The "plot" in the window can be moved and resized by the user. It represents the "window" on the PostScript page where graphics will be drawn. As such, it controls the XSize, YSize, XOffset, and YOffset Device keywords. The plot window can be moved by clicking somewhere inside it and dragging. If you locate the cursor near an edge of the plot, you can click and drag to resize the window. Cursor changes will occur to indicate whether you are in drag or resize mode. Notice as you do that the size and offset fields in the right panel are updated with the new window sizes and offsets. Notice that the background color of the window changes if the current configuration shown on the form hasn't been saved and the program is in non-blocking mode. It will look similar to the illustration below. The backgound color does not change if the graphical user interface is in blocking mode. (Non-blocking mode is selected with the NoBlock keyword when the graphical user interface is invoked.)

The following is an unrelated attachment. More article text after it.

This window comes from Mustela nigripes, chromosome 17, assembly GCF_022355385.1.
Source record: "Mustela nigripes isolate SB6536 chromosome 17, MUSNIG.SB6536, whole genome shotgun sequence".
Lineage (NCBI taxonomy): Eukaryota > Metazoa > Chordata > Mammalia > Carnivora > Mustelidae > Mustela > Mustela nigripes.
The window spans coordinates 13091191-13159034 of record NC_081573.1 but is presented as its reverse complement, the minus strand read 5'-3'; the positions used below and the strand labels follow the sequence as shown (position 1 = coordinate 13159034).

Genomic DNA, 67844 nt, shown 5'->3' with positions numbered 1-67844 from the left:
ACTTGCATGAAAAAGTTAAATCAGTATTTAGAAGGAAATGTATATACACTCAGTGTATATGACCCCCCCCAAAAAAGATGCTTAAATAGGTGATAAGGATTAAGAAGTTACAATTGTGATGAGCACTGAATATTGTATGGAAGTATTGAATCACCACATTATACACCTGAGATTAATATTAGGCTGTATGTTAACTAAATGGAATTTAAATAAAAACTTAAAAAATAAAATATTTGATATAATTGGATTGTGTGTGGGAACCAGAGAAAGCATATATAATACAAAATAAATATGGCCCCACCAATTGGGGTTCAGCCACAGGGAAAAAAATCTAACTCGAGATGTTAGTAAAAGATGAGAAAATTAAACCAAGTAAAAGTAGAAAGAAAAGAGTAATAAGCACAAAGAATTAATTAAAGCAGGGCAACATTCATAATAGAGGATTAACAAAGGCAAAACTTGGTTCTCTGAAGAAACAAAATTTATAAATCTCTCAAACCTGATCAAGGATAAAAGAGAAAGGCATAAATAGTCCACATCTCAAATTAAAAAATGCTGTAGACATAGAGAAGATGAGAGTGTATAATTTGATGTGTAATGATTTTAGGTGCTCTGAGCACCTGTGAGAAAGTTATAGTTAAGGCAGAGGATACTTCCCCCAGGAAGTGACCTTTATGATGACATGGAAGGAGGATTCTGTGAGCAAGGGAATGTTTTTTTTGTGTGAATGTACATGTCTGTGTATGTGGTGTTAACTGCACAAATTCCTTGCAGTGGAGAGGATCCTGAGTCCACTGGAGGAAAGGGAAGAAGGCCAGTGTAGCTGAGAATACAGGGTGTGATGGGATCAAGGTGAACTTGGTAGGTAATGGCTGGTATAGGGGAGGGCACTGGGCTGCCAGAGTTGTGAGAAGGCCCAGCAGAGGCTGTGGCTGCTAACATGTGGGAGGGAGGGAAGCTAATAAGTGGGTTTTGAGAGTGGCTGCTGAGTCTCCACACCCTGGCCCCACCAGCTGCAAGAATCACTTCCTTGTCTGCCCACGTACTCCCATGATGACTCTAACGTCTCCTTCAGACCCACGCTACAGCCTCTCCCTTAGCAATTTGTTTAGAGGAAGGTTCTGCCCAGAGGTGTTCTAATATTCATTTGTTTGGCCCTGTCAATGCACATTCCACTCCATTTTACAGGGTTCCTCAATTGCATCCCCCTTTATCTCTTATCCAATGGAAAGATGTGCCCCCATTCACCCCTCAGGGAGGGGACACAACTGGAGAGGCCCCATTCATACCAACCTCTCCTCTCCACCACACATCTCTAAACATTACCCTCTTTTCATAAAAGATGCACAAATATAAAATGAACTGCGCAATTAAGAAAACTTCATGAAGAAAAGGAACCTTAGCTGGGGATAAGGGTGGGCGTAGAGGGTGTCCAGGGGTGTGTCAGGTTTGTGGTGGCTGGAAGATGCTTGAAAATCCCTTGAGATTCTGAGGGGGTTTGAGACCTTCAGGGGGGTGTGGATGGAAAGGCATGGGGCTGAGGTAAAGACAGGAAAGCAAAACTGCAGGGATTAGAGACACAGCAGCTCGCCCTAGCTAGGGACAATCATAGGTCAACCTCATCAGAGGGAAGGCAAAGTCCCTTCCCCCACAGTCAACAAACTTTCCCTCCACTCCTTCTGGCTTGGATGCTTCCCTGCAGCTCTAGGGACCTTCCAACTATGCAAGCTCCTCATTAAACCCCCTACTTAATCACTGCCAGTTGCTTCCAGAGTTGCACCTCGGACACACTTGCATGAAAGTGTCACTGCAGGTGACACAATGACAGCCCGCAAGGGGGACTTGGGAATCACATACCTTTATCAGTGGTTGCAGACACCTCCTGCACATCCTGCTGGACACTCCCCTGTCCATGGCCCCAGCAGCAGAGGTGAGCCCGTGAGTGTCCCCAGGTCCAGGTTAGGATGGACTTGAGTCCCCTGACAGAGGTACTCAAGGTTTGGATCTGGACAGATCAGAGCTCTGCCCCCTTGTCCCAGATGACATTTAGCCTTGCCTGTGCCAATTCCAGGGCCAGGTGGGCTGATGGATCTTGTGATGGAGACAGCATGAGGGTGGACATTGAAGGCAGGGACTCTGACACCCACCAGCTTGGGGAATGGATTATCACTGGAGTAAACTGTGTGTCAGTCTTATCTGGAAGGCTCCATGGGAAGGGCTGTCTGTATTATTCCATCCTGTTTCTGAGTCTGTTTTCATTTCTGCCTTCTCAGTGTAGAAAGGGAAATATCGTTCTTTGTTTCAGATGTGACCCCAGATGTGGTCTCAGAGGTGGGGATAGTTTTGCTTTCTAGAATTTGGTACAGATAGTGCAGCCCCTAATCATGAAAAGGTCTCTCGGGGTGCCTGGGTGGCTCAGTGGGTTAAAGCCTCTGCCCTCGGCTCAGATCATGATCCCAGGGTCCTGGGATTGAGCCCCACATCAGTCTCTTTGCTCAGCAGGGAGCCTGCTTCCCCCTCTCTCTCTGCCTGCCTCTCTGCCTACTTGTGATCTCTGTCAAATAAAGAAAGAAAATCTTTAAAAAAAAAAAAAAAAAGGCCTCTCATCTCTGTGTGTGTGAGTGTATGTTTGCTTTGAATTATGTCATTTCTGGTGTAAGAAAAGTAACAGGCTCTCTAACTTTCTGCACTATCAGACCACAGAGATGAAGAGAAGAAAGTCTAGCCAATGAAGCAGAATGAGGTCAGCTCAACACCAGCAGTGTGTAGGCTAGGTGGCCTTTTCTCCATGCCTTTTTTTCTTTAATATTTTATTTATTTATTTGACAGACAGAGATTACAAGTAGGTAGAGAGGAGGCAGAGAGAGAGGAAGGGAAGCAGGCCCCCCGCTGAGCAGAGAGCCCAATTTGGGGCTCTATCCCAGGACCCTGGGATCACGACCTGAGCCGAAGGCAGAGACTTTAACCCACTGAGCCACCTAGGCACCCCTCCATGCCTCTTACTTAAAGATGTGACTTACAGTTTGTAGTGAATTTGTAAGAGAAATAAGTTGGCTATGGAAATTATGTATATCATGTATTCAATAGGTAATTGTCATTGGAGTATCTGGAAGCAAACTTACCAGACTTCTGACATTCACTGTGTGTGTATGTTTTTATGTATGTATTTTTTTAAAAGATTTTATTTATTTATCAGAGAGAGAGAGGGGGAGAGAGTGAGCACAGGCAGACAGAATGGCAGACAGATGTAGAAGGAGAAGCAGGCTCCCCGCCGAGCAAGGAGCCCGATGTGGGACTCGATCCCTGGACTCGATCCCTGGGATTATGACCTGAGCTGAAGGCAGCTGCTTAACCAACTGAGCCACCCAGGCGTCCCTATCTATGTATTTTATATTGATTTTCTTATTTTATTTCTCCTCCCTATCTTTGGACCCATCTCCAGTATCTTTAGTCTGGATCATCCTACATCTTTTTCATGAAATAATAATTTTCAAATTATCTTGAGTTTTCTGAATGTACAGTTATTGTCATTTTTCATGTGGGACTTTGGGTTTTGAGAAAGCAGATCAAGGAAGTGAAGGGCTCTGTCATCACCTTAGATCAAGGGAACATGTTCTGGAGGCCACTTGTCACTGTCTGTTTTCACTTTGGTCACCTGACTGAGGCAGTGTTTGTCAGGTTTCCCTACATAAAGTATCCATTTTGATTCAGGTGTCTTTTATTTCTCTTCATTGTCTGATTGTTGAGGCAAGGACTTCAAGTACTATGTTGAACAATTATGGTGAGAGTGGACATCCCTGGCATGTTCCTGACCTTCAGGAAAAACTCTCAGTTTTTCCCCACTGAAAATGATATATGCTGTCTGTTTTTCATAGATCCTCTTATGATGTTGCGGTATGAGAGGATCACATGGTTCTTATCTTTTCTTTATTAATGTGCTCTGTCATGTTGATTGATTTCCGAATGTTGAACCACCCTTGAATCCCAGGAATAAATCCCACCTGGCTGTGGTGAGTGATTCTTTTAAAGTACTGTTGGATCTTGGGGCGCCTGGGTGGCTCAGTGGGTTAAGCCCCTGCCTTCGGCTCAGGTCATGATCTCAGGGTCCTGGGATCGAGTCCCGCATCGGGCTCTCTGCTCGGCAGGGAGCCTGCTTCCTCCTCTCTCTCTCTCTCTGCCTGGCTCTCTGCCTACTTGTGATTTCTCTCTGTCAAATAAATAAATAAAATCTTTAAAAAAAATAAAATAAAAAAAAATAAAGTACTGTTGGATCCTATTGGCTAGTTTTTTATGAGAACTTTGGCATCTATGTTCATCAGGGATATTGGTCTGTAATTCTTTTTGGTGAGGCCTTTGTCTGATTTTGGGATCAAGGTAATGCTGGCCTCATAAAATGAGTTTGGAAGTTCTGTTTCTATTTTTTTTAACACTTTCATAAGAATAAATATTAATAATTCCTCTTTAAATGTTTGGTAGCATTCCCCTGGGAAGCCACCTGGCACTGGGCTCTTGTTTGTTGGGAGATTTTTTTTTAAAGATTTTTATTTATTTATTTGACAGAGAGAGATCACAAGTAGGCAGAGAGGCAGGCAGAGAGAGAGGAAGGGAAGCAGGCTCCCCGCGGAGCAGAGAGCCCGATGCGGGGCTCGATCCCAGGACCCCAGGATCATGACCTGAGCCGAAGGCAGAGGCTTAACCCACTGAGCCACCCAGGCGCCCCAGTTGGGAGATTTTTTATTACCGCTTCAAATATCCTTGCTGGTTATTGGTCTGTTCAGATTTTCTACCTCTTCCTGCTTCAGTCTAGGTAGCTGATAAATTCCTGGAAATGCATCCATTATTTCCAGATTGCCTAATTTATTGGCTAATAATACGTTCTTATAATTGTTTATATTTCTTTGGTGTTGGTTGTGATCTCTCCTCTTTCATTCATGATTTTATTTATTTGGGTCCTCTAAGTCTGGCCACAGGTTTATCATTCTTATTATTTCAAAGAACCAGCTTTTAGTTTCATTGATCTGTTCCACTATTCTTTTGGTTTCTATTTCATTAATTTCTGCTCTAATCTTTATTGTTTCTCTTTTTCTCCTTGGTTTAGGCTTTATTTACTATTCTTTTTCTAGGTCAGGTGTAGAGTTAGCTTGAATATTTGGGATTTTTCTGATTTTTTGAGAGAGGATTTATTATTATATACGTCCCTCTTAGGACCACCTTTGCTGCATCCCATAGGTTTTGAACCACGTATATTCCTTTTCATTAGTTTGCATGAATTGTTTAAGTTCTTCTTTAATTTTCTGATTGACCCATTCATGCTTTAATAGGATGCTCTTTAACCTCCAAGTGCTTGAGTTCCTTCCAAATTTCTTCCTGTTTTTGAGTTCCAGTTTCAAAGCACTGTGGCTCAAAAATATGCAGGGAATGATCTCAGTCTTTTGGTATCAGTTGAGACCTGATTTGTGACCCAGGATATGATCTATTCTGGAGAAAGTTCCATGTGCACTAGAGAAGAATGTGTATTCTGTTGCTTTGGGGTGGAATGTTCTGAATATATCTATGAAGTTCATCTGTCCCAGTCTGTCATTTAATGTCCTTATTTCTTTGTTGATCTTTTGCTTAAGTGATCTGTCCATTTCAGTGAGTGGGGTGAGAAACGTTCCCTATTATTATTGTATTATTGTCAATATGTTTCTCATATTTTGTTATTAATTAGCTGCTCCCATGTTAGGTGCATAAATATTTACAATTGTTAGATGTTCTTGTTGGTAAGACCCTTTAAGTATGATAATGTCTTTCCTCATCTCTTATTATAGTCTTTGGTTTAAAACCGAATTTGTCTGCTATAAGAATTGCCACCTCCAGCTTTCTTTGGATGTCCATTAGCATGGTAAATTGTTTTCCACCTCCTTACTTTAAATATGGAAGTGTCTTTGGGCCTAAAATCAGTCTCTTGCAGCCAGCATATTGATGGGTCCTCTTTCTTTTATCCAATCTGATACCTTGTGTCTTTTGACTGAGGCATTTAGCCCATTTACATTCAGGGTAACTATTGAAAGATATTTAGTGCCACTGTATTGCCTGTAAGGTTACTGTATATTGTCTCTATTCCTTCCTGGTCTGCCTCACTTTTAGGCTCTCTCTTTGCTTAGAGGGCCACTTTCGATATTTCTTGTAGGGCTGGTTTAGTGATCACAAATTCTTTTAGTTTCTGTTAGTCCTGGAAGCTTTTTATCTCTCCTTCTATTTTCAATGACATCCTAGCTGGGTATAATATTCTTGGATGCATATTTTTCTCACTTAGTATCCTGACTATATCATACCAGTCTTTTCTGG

The righ panel of the FSC_PSConfig graphical user interface.

The plot window can be centered in the page by clicking the middle mouse button anywhere inside the PostScript page representation. Note that the middle mouse button can be simulated if you don't have a three-button mouse. For example, on PCs a Ctrl-Click is interpreted as a middle mouse click. Option-Click on a Macintosh will do the same.

If the Color Output droplist is turned On, then the plot is shown in color as a visual clue to the color property.

The center panel of the FSC_PSConfig graphical user interface in color.

The Action Button Panel

The action button panel looks different, depending upon whether the graphical user interface is is blocking (modal) mode or in non-blocking mode. Here is what it looks like in non-blocking mode.

The button panel of the FSC_PSConfig graphical user interface in non-blocking mode.

Here is how it appears in blocking mode.

The button panel of the FSC_PSConfig graphical user interface in blocking mode.